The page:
Early Saturday morning in a courtroom inside the highly guarded detainee prison at the U.S. Naval Base at Guantanamo Bay, Cuba, five of the alleged top plotters in the Sept. 11 attacks will speak for the first time under a new Obama administration plan to hold them accountable under military tribunals for the worst terrorist strikes in America.
It will be a test for the prisoners, including alleged Sept. 11 mastermind Khalid Shaikh Mohammed, of whether to plead guilty or not guilty at the arraignment hearing — and whether to use the occasion as a platform to denounce the United States and call for more terrorist attacks around the world.
But in a larger sense the hearing, which kicks off the long-awaited military trial of the so-called Gitmo 5, will be a test of Obama himself, who in 2008 pledged to close the island prison and to try the five defendants in a civilian courtroom setting. He was unsuccessful on both counts. Now, what unfolds in Cuba over the next several months could weigh heavily on the upcoming presidential campaign.
Just over a year ago, Saiid Farhi, an Algerian, was flown home from the military detention center at Guantanamo Bay, Cuba, after a federal court ordered his release.
No one has left since.
The string of victories that Guantanamo detainees enjoyed in U.S. District Court has been reversed by the federal appeals court in Washington. The Obama administration has insisted that restrictions imposed by Congress are so onerous, it cannot repatriate or resettle the detainees it has cleared for transfer. And as the facility approaches its 10th anniversary on Wednesday, human rights groups have bemoaned its seeming permanency and the Obama administration’s failure to close it.
To mark the anniversary, Guantanamo detainees on Tuesday began three days of protests, according to an attorney for a handful of the men. Some refused to return to their cells for the four-hour nightly lockdown and slept in the recreation areas. Others said they would refuse food for the duration of the protest. A number of human rights groups, including Amnesty International, are also planning a demonstration outside the White House on Wednesday, followed by a march to the Supreme Court.
Of the 171 detainees remaining at Guantanamo, 59 have been cleared for transfer. The Obama administration has determined that an additional 30 Yemenis could be repatriated if conditions improve in their homeland. The remainder would be prosecuted or held indefinitely, the administration has said.
White House spokesman Jay Carney said Monday that President Obama remains committed to closing the facility at Guantanamo.
30 April 2011
Leaked WikiLeaks documents suggests that Islamists have been radicalised in Britain for many years, and after detention at Guantanamo, have passed through Britain again before fighting against Western forces in Afghanistan. Former Foreign Office Minister Kim Howells now blames “political correctness” for creating an atmosphere of not challenging extremist views and thereby undermining security.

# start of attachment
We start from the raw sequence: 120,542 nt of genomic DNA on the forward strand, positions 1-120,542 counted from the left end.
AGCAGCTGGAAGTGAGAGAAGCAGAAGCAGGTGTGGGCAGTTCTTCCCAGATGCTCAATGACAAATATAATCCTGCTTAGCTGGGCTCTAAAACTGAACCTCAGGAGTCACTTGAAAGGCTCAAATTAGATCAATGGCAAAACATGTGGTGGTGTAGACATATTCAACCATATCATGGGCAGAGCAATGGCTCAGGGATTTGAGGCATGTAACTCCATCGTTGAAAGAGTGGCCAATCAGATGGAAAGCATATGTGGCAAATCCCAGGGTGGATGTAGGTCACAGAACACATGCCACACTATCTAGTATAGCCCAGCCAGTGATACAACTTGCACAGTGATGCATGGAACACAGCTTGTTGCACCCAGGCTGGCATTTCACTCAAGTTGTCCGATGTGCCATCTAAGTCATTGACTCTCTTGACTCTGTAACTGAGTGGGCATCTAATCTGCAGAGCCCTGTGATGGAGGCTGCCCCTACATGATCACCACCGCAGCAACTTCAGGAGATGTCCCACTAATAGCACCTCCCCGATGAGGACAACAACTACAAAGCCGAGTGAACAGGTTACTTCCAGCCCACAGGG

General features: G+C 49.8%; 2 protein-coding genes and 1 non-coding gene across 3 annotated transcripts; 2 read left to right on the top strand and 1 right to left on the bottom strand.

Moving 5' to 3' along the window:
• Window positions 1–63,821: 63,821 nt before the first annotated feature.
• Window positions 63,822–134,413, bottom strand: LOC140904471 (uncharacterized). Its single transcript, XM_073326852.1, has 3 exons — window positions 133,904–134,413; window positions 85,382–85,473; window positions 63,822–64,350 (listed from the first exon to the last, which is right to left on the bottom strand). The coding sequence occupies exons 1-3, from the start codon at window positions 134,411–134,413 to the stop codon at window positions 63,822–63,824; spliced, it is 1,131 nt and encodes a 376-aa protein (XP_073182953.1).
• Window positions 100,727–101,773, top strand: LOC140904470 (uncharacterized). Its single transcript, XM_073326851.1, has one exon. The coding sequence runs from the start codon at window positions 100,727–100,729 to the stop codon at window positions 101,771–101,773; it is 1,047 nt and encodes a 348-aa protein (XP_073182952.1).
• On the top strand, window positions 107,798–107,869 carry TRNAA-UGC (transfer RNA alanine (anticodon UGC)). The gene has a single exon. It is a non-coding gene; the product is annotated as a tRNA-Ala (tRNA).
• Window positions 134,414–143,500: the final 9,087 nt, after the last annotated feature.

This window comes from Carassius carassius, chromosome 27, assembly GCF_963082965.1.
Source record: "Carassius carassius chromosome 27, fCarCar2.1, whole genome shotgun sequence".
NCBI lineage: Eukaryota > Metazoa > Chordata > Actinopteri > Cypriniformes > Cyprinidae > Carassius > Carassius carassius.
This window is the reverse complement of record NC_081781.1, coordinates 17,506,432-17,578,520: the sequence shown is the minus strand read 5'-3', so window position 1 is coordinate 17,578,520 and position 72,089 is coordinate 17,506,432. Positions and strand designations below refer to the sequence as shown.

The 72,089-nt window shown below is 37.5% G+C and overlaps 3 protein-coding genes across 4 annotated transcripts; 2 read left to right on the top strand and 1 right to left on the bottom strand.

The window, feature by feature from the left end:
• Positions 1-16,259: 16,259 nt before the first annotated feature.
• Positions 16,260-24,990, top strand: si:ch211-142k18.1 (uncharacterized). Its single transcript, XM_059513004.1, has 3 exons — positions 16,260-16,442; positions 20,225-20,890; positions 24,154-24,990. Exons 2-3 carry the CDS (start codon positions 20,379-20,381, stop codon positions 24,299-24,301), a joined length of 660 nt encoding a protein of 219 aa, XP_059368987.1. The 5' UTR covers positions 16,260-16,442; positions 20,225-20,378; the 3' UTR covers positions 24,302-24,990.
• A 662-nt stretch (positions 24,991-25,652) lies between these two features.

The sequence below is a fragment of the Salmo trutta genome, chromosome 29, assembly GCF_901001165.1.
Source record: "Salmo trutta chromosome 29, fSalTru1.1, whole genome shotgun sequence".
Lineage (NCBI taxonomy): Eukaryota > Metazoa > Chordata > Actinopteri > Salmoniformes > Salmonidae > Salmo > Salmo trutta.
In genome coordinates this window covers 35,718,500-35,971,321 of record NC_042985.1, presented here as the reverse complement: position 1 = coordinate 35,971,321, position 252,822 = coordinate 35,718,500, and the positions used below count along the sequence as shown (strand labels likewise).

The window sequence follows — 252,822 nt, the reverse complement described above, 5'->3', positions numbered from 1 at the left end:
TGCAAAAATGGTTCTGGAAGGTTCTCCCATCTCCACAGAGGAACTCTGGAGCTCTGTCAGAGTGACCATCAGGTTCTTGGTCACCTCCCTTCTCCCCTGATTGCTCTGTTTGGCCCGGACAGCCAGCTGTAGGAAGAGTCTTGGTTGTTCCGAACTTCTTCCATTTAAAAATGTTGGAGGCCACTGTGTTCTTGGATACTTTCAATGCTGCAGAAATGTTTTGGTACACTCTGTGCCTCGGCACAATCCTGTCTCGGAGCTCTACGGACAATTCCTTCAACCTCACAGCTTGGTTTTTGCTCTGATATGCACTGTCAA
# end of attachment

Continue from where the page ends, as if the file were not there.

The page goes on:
Howells said: “I think that people were terrified of stirring up allegations of racism, of wanting to vilify a particular part of the community. There was a great reluctance to speak about them as a separate part of the community or a community that was undermining our way of life and threatening it.” In this perspective, the 7/7 bombings did not come as a surprise.
WASHINGTON — The Supreme Court has turned away appeals from foreigners seeking their release after nine years of detention at Guantanamo Bay.
The court on Monday rejected three separate claims asking the justices to review rulings against the detainees by the federal appeals court in Washington.
In 2008, the high court ruled that the Guantanamo detainees have a constitutional right to ask a federal civilian judge to review their cases and suggested that a judge could order their release.
But in a series of cases since, the D.C. Circuit has limited the authority of federal district judges and made it harder for the detainees to challenge their continued confinement.
The appeals that the court turned down Monday came from: Ghaleb Nassar Al Bihani, a Yemeni who served as a cook for Taliban forces and said he never fired a shot in battle; Fawzi al-Odah, a Kuwaiti who says he was an Islamic studies teacher, not part of terrorist forces; and Adham Mohammed Al Awad of Yemen, who lost part of his right leg in an air raid in Afghanistan but denied being an al-Qaida fighter.
The National Post – February 19, 2011
This article reflects the opinion of Dr. Michael Welner, an expert forensic psychiatrist witness in numerous high profile civil and criminal proceedings in the United States. Here he reflects on the impact of prison relating to the fundamentalism of Omar Khadr:
Against the backdrop of these competing forces, the United States Department of Defense asked me as a veteran of highly sensitive forensic psychiatric assessments to appraise the risk of one such Guantanamo detainee, Omar Khadr. Mr. Khadr, by his own statements in 2002 and most recently in October 2010, admitted to throwing a grenade that killed Sfc. Christopher Speer as he inspected the scene of a recently completed battle. Khadr was 15 at the time that he killed Speer.
When I interviewed Khadr last June in my capacity as a forensic psychiatrist, he was an English-speaking, socially agile 23-year-old with the kind of easy smile that so similarly warms those who encounter the Dalai Lama and Bin Laden alike. Anticipating his eventual release, the military commission asked me to go beyond the natural tendency of advocates and adversaries to see what they want to see in Omar the man.